"So true he’d figure it out in the weirdest way possible which is what I would want."
"Read the book. Yeah, the show didn’t do much for me either."
Perfectnbc brooklyn 99 GIF by Brooklyn Nine-NineGiphy
"Give my case to the Nine-Nine."
"You’ve made a rookie mistake, it’s alright. But its actually… NINE-NINE !!"
"Hieronymus 'Harry' Bosch."
"There’s really no other answer. I’m convinced that anyone posting anything else simply hasn’t seen the show or read the books."
"Yeah, I am too unimportant for all those other detectives. Bosch would get it done regardless."
"Scrolled too far to see this. Harry Bosch without a doubt."
The OnlyGeorge Hamilton Watch GIFGiphy
"The only correct answer."
Peirot Forever! Never a dull moment.
The Classic Gang
"Scooby and those meddling kids."
"Velma is the only one even attempting to do what they were hired for and even then, she can only ever piece things together after the fact. She’s either a dunce or intentionally holding back her findings from the group (maybe moral reasons)."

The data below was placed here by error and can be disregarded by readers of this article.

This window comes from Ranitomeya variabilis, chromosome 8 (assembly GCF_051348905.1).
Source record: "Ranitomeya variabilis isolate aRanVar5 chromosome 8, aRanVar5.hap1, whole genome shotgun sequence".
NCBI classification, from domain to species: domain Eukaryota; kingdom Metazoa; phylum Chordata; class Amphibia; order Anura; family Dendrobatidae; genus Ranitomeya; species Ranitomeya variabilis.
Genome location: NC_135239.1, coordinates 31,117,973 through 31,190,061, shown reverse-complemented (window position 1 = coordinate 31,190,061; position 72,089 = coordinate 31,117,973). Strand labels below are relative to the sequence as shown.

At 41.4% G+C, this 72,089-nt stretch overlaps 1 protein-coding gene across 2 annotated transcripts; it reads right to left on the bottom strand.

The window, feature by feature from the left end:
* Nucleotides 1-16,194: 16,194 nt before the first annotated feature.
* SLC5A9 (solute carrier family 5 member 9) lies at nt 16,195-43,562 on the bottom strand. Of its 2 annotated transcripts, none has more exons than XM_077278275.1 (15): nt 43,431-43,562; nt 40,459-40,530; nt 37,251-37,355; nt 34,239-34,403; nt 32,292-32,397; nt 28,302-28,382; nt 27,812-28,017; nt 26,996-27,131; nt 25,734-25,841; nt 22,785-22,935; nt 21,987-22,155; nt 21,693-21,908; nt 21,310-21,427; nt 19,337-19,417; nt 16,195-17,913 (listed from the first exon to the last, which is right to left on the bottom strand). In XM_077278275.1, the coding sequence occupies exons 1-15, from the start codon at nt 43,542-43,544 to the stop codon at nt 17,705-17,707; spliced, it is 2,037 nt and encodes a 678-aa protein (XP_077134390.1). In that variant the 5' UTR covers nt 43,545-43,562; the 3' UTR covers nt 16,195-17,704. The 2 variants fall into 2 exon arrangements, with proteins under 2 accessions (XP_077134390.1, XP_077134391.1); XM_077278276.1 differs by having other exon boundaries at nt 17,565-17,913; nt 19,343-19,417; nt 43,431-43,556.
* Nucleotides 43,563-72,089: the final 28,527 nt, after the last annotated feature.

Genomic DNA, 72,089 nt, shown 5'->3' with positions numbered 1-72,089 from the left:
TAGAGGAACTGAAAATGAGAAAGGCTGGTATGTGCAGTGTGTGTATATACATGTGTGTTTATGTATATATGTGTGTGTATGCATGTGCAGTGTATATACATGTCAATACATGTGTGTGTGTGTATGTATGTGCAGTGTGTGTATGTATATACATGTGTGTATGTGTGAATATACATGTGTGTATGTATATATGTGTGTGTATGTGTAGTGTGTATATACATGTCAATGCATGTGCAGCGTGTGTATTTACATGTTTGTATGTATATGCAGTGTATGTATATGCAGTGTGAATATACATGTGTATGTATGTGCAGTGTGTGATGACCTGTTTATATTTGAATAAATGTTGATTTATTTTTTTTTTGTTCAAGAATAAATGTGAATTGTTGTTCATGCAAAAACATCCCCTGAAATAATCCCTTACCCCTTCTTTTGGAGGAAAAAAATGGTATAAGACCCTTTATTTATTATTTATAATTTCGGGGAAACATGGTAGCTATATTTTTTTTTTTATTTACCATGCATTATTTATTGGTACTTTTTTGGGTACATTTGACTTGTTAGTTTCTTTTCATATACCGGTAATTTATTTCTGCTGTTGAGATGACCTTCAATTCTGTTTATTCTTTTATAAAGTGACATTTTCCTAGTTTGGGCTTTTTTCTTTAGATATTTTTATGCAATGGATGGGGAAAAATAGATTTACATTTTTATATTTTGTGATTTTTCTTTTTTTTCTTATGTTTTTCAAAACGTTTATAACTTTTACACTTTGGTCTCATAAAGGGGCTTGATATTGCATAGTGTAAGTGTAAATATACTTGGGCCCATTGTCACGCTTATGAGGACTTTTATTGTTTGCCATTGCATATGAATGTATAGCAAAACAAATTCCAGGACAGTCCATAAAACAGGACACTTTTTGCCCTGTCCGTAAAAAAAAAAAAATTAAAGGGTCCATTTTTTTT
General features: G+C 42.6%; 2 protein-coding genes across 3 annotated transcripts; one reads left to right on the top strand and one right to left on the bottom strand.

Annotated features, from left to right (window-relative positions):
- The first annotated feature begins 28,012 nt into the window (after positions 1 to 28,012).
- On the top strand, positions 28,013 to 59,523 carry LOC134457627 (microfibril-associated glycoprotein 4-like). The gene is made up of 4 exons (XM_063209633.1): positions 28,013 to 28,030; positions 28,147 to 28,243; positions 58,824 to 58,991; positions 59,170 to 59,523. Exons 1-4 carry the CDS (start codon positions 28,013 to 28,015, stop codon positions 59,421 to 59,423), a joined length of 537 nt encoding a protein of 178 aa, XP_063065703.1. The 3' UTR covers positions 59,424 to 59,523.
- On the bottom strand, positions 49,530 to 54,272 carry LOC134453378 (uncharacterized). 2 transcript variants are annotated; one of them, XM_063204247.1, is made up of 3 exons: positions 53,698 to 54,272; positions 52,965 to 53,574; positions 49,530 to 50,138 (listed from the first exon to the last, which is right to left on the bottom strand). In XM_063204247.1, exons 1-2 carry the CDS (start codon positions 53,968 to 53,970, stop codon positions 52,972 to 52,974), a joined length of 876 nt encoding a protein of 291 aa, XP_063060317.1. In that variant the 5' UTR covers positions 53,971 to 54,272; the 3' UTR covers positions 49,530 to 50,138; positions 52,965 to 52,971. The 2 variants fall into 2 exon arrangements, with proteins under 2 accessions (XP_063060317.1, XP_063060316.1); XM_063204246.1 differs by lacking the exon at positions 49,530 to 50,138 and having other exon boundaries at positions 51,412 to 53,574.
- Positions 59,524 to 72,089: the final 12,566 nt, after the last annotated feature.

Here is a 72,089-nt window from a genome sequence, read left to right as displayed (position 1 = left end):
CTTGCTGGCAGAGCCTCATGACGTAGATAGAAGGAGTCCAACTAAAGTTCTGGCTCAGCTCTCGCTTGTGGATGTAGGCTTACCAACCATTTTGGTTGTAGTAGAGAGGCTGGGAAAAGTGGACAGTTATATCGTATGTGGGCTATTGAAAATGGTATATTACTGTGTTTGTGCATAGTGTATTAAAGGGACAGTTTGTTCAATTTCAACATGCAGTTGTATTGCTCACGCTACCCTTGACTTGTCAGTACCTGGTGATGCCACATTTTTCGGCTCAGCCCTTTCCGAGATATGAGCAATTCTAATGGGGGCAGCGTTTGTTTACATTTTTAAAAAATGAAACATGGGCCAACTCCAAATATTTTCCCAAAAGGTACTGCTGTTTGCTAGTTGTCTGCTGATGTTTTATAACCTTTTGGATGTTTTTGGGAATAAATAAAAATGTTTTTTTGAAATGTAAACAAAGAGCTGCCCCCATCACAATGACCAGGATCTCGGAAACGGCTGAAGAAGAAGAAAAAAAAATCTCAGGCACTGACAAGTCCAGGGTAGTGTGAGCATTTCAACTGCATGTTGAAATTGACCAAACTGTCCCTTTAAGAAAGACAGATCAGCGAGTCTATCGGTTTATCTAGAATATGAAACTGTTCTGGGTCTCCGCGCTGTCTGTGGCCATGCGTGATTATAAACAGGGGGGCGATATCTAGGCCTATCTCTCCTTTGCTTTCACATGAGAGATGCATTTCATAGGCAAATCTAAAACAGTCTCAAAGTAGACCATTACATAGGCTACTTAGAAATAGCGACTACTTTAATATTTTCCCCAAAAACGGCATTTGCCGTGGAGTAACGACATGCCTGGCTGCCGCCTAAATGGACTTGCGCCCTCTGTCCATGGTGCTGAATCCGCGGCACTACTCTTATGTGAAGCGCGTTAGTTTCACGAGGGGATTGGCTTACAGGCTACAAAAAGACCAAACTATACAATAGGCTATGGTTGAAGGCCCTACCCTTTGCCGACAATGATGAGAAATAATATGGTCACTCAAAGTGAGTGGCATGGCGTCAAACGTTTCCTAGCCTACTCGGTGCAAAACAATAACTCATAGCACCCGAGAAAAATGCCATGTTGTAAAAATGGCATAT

"Fred is freaking around with stupid crap like 'traps,' Shaggy is blazing it up off screen with his dog and Daphne is basically scamming daddy out of money with her friends on their sham business."
"They’re basically a scam service that gets brought in to validate 'paranormal' insurance claims. But somehow, while they coast on free room and board comp’d by the insurer, gets those friendly locals insurance claim denied and charged with fraud."
BrilliantYou Got It Ok GIFGiphy
"I'd trust Columbo with my life, my death, and my mother's chili recipe."
"'Oh jeez, I shoulda thought of that.'"
"He'd solve it, and the murderer would get a severe beating, that's a win as far as I'm concerned."
"Hands down, the detective aspect of Batman is excellent when explored properly, like the time they gave us this majestic story: Batman Black & White: Perpetual MourningSpiderman."
And so swoonworthy...criminal minds smile GIFGiphy
"Not just Spencer but the entire BAU."
"Thought I'm the only one who'd thought of this."
"You know how far I had to scroll to find this? He's the GOAT detective. Superhumanly smart."
Now that is quite a list of people I'd trust in my death. Avenge me.